The latest salvo in California's war against smoking has come from new ads that vilify tobacco executives as smarmy, amoral fat cats who will do anything to keep people lighting up.
A pair of hard-hitting ads from Ground Zero for the California Department of Health Services sidestep health issues and take aim at Big Tobacco's employees.
Tagged "Do you smell smoke?" the two 30-second spots look like documentaries offering a glimpse at how cigarette companies scheme to keep product moving. One presents a dramatization of an executive talking about "selling cigarettes without selling cigarettes" by sponsoring charities. The other shows a particularly smug executive discussing how the company can reach kids online, at the mall and at sporting events.
California's anti-smoking effort is budgeted this year at $45 million.
Agency chairman Jim Smith said the ads try to address how tobacco companies "are essentially trying to change their character and the way people perceive them. They're still using television media in a very wide way to target young people."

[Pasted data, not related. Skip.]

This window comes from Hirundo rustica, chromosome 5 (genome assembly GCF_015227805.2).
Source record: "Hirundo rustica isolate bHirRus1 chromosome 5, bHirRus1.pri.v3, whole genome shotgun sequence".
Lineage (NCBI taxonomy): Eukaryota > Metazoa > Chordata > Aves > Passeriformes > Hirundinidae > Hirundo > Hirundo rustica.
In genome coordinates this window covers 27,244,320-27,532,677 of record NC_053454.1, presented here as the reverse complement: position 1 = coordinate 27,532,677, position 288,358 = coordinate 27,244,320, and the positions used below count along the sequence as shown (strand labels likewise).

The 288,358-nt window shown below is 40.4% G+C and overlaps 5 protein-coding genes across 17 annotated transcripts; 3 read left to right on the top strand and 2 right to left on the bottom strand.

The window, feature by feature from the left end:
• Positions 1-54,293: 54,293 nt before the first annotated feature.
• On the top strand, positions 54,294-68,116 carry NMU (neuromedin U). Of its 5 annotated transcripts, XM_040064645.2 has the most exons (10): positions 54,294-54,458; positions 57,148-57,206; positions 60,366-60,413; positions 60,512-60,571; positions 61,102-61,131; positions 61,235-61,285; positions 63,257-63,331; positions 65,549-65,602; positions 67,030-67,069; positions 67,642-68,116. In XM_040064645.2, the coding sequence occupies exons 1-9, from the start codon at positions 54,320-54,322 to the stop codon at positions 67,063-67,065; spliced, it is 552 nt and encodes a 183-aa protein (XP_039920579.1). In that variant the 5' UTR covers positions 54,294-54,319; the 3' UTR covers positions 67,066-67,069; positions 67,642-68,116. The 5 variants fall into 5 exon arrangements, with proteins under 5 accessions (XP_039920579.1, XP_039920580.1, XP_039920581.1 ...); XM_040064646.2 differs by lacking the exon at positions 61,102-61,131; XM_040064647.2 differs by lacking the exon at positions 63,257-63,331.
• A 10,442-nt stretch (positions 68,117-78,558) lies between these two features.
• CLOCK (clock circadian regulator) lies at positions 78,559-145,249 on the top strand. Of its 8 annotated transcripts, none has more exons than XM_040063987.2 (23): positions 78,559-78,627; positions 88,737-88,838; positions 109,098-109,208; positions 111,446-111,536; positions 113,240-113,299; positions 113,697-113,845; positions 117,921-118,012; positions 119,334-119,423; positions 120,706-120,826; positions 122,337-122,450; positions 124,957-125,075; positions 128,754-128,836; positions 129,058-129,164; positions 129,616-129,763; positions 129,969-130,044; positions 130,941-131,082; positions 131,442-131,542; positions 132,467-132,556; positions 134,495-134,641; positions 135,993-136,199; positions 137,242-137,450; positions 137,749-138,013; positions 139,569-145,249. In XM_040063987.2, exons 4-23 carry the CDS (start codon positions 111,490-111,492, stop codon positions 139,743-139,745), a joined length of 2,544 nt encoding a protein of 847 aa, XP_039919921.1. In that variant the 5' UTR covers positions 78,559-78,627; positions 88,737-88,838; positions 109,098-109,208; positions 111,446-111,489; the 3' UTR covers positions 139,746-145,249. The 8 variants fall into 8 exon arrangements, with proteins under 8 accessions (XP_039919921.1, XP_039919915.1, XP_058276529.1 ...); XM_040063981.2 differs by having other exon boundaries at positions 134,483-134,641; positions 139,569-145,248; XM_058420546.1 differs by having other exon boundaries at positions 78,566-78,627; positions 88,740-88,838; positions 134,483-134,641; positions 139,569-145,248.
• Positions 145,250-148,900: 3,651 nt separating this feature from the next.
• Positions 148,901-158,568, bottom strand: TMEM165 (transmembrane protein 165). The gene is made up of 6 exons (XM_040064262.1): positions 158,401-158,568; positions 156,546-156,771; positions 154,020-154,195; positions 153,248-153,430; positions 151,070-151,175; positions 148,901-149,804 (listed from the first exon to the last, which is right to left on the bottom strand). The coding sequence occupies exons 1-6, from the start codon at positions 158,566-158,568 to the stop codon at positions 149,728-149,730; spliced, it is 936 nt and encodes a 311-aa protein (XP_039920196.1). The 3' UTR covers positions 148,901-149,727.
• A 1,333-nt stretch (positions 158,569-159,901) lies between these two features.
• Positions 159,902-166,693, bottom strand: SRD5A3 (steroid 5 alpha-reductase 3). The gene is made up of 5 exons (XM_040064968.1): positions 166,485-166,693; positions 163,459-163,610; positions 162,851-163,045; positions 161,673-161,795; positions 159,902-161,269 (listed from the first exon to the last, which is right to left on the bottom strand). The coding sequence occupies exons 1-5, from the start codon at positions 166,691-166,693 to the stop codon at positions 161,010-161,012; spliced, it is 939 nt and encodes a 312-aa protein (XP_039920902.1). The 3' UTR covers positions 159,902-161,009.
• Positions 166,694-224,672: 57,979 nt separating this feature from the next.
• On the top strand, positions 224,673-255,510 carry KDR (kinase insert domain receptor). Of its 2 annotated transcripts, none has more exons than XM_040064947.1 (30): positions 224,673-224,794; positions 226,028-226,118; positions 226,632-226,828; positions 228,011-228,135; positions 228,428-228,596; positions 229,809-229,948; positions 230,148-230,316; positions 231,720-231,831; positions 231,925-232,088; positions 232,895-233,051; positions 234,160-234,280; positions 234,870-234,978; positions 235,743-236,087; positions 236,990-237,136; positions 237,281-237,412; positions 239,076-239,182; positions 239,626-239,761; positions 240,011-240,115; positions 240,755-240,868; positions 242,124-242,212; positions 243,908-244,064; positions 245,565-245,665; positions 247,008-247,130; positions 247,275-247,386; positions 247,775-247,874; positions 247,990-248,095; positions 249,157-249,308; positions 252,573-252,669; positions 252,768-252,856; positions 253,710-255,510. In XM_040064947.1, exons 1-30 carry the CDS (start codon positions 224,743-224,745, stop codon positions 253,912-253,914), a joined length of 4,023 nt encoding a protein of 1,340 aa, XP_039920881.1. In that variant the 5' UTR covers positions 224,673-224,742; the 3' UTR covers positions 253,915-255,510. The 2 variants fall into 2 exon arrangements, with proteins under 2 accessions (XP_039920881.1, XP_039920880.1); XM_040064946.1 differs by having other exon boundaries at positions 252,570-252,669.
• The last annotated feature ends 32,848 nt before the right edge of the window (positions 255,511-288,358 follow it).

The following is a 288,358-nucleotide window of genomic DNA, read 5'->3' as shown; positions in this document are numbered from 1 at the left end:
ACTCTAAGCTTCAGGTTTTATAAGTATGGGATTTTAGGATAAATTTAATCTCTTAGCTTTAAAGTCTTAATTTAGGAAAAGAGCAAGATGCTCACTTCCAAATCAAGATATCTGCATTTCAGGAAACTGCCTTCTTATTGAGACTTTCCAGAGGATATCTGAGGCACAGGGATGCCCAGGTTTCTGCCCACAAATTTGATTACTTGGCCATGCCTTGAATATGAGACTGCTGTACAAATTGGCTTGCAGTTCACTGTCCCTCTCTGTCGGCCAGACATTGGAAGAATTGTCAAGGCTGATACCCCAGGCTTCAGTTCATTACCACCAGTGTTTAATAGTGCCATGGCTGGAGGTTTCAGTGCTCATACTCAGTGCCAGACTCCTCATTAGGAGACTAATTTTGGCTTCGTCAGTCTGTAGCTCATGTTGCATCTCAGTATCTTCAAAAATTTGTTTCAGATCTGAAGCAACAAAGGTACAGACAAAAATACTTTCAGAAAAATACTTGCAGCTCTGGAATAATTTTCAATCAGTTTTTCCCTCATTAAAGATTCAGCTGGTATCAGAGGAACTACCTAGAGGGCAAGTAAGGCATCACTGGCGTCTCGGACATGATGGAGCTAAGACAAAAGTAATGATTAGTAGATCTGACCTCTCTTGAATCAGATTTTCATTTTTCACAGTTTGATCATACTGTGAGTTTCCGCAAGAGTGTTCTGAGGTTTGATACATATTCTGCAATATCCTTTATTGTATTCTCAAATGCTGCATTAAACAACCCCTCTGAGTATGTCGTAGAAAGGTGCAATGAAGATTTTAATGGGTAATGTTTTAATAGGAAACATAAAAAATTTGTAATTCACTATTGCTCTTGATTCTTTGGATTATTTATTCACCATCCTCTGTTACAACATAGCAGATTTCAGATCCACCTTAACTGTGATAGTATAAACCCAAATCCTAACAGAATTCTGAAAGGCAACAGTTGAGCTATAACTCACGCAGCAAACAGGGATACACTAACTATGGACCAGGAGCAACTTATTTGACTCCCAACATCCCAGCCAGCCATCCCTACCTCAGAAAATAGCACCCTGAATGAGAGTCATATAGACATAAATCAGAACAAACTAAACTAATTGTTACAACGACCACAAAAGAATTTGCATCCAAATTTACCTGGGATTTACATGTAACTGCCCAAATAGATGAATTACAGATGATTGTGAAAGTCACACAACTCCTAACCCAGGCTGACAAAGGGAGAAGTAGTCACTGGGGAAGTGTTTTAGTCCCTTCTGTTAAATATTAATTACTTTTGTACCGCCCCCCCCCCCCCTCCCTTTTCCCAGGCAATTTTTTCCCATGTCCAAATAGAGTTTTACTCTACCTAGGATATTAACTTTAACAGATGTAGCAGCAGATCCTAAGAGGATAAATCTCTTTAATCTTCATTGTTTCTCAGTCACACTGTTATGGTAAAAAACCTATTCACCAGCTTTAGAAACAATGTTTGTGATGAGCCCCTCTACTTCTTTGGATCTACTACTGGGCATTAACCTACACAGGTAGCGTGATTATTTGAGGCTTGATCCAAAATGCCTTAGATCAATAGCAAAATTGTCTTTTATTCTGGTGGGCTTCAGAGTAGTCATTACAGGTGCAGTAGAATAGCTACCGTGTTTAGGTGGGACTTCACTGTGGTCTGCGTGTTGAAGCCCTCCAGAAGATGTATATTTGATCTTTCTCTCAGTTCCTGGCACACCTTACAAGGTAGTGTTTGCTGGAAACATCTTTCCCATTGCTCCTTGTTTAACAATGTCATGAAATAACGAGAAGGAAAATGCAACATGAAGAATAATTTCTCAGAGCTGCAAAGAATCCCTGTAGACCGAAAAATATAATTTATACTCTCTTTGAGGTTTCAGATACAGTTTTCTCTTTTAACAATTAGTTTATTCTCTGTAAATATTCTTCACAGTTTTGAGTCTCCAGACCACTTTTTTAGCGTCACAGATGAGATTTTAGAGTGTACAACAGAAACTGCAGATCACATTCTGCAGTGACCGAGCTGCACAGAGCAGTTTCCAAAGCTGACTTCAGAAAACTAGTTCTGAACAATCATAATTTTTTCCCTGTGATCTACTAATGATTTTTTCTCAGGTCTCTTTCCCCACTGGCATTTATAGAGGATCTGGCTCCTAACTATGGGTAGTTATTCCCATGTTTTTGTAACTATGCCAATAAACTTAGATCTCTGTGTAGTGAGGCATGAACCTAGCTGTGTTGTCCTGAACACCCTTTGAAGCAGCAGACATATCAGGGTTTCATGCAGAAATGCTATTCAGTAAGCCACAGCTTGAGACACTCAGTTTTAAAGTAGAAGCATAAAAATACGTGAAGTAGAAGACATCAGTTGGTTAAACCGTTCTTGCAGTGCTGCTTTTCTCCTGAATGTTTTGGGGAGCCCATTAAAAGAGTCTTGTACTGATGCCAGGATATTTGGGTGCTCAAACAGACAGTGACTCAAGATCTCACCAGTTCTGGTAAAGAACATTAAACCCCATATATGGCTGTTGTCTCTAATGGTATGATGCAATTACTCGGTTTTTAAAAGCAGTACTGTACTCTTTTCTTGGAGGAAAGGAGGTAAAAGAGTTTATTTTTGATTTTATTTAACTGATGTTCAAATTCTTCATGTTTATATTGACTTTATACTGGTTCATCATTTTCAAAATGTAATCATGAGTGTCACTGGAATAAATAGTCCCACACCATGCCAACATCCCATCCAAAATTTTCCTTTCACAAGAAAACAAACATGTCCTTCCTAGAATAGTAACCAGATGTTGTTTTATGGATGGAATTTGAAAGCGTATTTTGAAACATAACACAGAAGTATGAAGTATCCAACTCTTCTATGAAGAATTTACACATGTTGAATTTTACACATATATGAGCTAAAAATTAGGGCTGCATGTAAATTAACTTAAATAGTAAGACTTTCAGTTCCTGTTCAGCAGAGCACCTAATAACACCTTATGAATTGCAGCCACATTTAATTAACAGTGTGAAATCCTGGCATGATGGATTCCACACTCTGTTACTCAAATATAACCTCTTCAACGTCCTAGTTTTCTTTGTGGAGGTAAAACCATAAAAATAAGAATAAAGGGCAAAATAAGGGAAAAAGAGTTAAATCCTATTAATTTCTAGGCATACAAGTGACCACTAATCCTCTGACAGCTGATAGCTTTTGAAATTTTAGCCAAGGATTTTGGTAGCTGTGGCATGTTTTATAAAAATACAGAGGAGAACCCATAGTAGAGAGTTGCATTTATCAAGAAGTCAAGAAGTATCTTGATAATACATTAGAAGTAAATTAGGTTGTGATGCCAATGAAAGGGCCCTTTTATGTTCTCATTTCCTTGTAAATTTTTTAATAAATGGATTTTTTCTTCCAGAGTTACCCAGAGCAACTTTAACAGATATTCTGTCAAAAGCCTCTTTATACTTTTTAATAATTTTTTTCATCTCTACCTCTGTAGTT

The style is meant to provide a "fly-on-the-wall perspective," said Ground Zero creative partner Court Crandall. "We wanted you to become interested in the argument and think about marketing first, then lead you along," he said.
Explaining the tag, Smith said, "The tobacco companies use smoke and mirrors, and we're suggesting maybe you smell smoke, and there's no smoke without fire."
Ads breaking later this year will likely address issues such as cessation and second-hand smoke.
Ground Zero handled the aggressive media buy, which includes high-profile programs such as the Survivor finale, ER and The West Wing.
Ground Zero, Marina del Rey, Calif., won the business last summer following a review. It is budgeted at $125 million over five years.